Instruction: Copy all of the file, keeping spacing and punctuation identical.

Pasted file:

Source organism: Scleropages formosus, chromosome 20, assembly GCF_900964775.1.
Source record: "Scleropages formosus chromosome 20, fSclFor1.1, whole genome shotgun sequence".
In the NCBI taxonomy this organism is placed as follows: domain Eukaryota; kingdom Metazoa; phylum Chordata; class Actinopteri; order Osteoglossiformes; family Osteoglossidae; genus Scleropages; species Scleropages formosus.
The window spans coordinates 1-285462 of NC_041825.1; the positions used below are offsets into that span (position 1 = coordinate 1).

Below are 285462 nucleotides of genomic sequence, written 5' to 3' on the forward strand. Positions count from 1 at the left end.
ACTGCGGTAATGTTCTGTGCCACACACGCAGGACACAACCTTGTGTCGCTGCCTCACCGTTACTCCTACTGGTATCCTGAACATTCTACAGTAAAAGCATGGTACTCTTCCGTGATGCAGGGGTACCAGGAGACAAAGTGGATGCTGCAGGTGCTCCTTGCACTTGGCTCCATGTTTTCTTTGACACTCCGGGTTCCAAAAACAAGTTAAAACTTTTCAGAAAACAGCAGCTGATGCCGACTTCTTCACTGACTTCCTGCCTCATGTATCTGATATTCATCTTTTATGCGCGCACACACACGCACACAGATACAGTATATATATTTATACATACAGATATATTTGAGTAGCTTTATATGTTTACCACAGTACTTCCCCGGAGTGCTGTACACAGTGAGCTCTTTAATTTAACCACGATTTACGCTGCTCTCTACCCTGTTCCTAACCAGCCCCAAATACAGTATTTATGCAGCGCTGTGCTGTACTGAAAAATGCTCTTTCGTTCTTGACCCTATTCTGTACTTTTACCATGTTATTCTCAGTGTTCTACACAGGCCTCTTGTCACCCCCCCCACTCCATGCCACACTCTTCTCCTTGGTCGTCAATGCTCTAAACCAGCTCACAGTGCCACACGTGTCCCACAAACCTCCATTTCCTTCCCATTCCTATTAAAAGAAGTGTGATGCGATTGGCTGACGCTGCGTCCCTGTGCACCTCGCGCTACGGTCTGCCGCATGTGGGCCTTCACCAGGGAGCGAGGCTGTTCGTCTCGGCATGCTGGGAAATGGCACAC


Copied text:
Source organism: Scleropages formosus, chromosome 20, assembly GCF_900964775.1.
Source record: "Scleropages formosus chromosome 20, fSclFor1.1, whole genome shotgun sequence".
In the NCBI taxonomy this organism is placed as follows: domain Eukaryota; kingdom Metazoa; phylum Chordata; class Actinopteri; order Osteoglossiformes; family Osteoglossidae; genus Scleropages; species Scleropages formosus.
The window spans coordinates 1-285462 of NC_041825.1; the positions used below are offsets into that span (position 1 = coordinate 1).

Below are 285462 nucleotides of genomic sequence, written 5' to 3' on the forward strand. Positions count from 1 at the left end.
ACTGCGGTAATGTTCTGTGCCACACACGCAGGACACAACCTTGTGTCGCTGCCTCACCGTTACTCCTACTGGTATCCTGAACATTCTACAGTAAAAGCATGGTACTCTTCCGTGATGCAGGGGTACCAGGAGACAAAGTGGATGCTGCAGGTGCTCCTTGCACTTGGCTCCATGTTTTCTTTGACACTCCGGGTTCCAAAAACAAGTTAAAACTTTTCAGAAAACAGCAGCTGATGCCGACTTCTTCACTGACTTCCTGCCTCATGTATCTGATATTCATCTTTTATGCGCGCACACACACGCACACAGATACAGTATATATATTTATACATACAGATATATTTGAGTAGCTTTATATGTTTACCACAGTACTTCCCCGGAGTGCTGTACACAGTGAGCTCTTTAATTTAACCACGATTTACGCTGCTCTCTACCCTGTTCCTAACCAGCCCCAAATACAGTATTTATGCAGCGCTGTGCTGTACTGAAAAATGCTCTTTCGTTCTTGACCCTATTCTGTACTTTTACCATGTTATTCTCAGTGTTCTACACAGGCCTCTTGTCACCCCCCCCACTCCATGCCACACTCTTCTCCTTGGTCGTCAATGCTCTAAACCAGCTCACAGTGCCACACGTGTCCCACAAACCTCCATTTCCTTCCCATTCCTATTAAAAGAAGTGTGATGCGATTGGCTGACGCTGCGTCCCTGTGCACCTCGCGCTACGGTCTGCCGCATGTGGGCCTTCACCAGGGAGCGAGGCTGTTCGTCTCGGCATGCTGGGAAATGGCACAC